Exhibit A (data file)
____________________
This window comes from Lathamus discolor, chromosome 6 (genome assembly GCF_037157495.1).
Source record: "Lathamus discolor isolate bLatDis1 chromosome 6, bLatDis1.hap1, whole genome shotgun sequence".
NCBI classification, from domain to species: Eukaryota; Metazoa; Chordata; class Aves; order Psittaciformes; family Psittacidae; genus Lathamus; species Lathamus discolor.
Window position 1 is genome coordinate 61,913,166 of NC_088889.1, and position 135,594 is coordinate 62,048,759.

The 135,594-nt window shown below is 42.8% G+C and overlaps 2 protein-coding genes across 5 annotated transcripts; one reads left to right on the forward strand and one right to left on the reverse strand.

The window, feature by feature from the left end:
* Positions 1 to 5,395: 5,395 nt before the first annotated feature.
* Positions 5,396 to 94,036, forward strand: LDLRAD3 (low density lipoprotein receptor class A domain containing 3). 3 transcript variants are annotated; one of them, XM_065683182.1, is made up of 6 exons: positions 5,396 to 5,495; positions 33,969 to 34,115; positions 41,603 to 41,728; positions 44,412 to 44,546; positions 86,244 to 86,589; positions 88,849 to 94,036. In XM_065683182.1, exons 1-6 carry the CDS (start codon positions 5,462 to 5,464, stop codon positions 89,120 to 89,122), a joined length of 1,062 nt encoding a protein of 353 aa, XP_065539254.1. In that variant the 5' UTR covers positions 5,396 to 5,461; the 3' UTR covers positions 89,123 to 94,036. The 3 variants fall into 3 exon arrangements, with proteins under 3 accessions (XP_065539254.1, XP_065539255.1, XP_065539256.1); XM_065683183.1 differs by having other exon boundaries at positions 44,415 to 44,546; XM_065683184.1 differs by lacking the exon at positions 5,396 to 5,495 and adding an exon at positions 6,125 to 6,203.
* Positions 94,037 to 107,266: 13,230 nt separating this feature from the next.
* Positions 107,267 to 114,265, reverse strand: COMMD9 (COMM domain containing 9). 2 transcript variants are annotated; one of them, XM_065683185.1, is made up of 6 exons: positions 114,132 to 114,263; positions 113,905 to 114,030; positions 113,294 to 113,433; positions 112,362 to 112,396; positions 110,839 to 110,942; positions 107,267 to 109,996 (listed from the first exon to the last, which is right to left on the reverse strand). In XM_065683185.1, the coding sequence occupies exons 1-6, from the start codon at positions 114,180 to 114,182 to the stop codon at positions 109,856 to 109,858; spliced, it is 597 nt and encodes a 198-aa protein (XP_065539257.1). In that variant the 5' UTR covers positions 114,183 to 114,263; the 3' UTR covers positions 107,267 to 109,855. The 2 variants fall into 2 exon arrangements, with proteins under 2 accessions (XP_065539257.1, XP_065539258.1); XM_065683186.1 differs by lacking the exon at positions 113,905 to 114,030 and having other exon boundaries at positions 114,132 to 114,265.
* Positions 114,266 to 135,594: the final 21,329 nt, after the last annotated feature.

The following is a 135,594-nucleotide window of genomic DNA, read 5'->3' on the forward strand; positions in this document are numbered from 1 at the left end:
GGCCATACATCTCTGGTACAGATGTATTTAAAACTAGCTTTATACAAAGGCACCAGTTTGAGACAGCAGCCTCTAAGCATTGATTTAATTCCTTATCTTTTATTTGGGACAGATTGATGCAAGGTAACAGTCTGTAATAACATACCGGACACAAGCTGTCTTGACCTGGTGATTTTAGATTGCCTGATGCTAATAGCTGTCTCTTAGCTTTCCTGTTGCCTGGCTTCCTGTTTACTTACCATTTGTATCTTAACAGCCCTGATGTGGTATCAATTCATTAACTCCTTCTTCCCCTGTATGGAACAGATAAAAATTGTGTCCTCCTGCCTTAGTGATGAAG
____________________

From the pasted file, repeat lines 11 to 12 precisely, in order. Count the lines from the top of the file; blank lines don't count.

* Positions 114,266 to 135,594: the final 21,329 nt, after the last annotated feature.

The following is a 135,594-nucleotide window of genomic DNA, read 5'->3' on the forward strand; positions in this document are numbered from 1 at the left end: